Dogpatch Press

Fluff Pieces Every Week Day

Category: Academic study

Furries Among Us 2: More Essays on Furries by Furries – book review by Fred Patten.

by Patch O'Furr

Submitted by Fred Patten, Furry’s favorite historian and reviewer.

Furries Among Us 2: More Essays on Furries by Furries, edited by Thurston Howl. Introduction by Thurston Howl. Illustrated by Sabretoothed Ermine.
Lansing, MI, Thurston Howl Publications, August 2017, trade paperback, $7.99 (179 pages), Kindle $2.99.

This non-fiction follow-up anthology to the Ursa Major Award-winning Furries Among Us (2015) presents a dozen more essays on furry fans and furry fandom, by “the Most Prominent Members of the Fandom” as the subtitle of the first volume put it. In his Introduction, Howl says:

“As in the first volume, his one has a three-part organization. The first part of the book focuses on social aspects of the fandom. […] The second section covers new aspects of furries and writing. […] The final section is again reserved for the dedicated and hard-working members of the International Anthropomorphic Research Project.” (p. 8)

In “The Importance of Being Seen: Foucault, Furries, and the Dual-Exchange of (In)visibility” by Televassi, he argues that furry fans need to stop being so insular over the Internet and socialize more openly in furmeets and conventions, even if they do so under their fursona identities. This will help furry fans themselves, who are often shy and introverted to become more social, and improve the general image of furry fandom in general society from that of a closed clique of social misfits to just another social fandom. “The Furclub Movement” by Patch O’Furr concentrates more closely on furry clubs: the mostly-monthly evening dance parties and raves, more than the more organized annual conventions. “Interview with the Foxes of Yiff” is a fictional interview by Kit and Khestra Karamak with Jesus and Satan Fox, two furry brothers with highly (even violently) different outlooks on furrydom and its activities. “Gender: Furry” by Makyo presents a “well-researched article on the correlation between gender identity and expression and furry.” (Howl, p. 8)

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Calling all furries: FurScience / IARP launches international furry survey.

by Patch O'Furr

Paws in the air if you like science!

The newest, international FurScience survey needs your participation. They will use the data to help the fandom and those outside it to learn more about it. They have been doing surveys for years, and this is their largest and most ambitious one yet. They’re hoping to blow previous records out of the water by getting 10,000 furries worldwide. At the end, results will be available to all, and it’s sure to prove fascinating for anyone who’s curious about what goes on inside the fluffiest fandom. Please spread the word about it to other furries you know!

Take the survey here:  https://psychologyuwaterloo.qualtrics.com/jfe/form/SV_39LTMxBo27VJMl7

This is a great time to help increase knowledge, with conventions hitting record attendance. In December 2017, Midwest Furfest grew larger than any con before by a difference that equals a small con itself.  The more participants a survey can gather, the better it can represent them.  Furscience / IARP has brought data in the past that has immensely helped raise understanding about why and how people come together in this very unique group – a reason why the media is doing less and less mocking and taking more time to tell real stories. Instead of waiting for slower media to catch up, put some science in their faces to neutralize the clickbait. That’s just one reason to help, and there’s probably 10,000 reasons and more, one for every unique furry. So don’t wait, click that link!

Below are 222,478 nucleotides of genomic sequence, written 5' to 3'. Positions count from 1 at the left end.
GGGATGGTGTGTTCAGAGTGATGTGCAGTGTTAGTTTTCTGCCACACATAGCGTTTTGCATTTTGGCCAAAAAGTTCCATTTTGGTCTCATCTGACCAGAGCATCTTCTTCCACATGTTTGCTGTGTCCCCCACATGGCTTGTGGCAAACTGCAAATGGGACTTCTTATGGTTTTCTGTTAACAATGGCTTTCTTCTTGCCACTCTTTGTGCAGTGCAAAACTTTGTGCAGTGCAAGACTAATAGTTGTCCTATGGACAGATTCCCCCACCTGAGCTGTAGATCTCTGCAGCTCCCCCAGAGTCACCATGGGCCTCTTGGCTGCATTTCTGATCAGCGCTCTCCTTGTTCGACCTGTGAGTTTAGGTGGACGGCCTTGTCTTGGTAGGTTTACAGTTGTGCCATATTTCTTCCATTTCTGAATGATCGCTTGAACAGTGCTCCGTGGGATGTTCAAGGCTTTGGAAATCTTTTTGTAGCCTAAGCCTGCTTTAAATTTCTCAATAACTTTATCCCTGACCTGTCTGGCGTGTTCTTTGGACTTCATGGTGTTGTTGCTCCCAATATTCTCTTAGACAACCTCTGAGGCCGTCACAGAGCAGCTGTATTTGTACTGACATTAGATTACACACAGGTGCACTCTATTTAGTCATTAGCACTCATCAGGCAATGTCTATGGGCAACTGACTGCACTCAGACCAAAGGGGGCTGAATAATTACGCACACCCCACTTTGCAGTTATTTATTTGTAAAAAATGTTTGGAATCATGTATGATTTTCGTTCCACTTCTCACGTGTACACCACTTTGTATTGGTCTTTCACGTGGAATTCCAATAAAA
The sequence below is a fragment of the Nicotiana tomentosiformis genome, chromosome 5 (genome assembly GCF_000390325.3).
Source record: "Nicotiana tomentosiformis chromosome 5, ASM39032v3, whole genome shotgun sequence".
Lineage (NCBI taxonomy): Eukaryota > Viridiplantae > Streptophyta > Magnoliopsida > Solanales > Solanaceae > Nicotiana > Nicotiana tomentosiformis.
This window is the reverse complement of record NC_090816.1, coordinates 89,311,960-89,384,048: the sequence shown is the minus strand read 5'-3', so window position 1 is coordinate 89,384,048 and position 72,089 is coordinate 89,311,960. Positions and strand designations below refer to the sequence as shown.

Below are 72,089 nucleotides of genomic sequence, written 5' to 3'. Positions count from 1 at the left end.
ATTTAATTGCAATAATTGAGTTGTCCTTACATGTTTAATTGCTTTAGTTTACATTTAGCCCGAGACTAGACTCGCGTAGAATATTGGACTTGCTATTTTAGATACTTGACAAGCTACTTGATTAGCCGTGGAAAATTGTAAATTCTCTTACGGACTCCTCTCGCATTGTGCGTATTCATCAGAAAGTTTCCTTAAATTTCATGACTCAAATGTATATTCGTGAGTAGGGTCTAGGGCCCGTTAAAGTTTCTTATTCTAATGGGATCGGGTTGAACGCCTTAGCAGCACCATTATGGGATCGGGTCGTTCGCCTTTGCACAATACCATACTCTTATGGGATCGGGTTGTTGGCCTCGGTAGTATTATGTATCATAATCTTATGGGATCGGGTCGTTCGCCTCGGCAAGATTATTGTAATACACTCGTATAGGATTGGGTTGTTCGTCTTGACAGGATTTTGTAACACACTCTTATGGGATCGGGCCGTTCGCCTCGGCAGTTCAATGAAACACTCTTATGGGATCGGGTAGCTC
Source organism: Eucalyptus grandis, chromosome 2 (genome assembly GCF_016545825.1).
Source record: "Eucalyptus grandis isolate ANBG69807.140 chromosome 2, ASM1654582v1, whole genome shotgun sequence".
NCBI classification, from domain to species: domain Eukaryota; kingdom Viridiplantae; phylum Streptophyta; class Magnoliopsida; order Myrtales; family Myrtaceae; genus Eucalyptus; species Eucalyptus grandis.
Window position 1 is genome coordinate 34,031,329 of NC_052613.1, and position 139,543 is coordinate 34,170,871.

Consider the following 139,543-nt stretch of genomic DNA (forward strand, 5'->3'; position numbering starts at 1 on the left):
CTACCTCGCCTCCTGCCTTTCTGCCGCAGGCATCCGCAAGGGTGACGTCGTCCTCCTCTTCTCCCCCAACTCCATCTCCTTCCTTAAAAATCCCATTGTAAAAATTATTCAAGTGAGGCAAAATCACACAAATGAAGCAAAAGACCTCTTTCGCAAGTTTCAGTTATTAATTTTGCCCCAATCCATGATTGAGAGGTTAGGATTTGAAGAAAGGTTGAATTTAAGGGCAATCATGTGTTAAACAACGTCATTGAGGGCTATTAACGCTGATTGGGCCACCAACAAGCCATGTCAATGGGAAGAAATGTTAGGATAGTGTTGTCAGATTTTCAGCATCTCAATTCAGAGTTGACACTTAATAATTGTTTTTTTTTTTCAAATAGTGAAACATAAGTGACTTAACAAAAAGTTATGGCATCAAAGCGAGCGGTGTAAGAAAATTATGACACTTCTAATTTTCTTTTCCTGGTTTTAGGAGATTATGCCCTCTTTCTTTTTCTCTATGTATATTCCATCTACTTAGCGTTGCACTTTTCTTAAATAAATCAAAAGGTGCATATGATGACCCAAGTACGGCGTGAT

Q&A with Sherilyn Connelly, author of Ponyville Confidential: the History and Culture of My Little Pony, 1981-2016.

by Patch O'Furr

ponyvilleRecently, I posted “The history of My Little Pony and thoughts about growing up with cartoons” to prepare for chat with Sherilyn Connelly.  Sherilyn is a journalist local to the San Francisco Bay Area Furries. (She has given them notice in publications like SF Weekly.) Her first book is out this April: Ponyville Confidential, a pop culture history of the My Little Pony media empire. (Please like the book’s Facebook page!)

Hi Sherilyn, thanks for talking about Ponyville Confidential!  Let me start by asking – who needs to read it? Will it be manely for fans?  Will there be parts to tempt furry readers?

“Manely!” I see what you did there. Obviously everypony needs to read it, and it’s by no means intended just for My Little Pony fans; I hope that people who are interested in pop-culture history in general will give it a look as well. And there are many references to the Furry fandom, including shout-outs to Frolic, Further Confusion, and Anthrocon.

I know you as a committed, active fan who comes to Furry events and writes journalism about them (and movies, and more.) Can you give a brief intro about your background and writing?

I’ve wanted to be a writer ever since I was old enough to want to be anything at all. I started writing professionally for SF Weekly in 2011 — within a few months when I started grad school and began watching My Little Pony: Friendship Is Magic, so it was a momentous year in retrospect — and wrote quite a lot about the the local Furry scene at the time. I began contributing film reviews to the Village Voice in 2012, and became the Weekly‘s permanent film critic in January 2013.

I hear this is your first book, congrats – how excited are you? Would anything surprise you about how it might be received?

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“Species Identity Disorder” is absurd, and Boomer The Dog is awesome.

by Patch O'Furr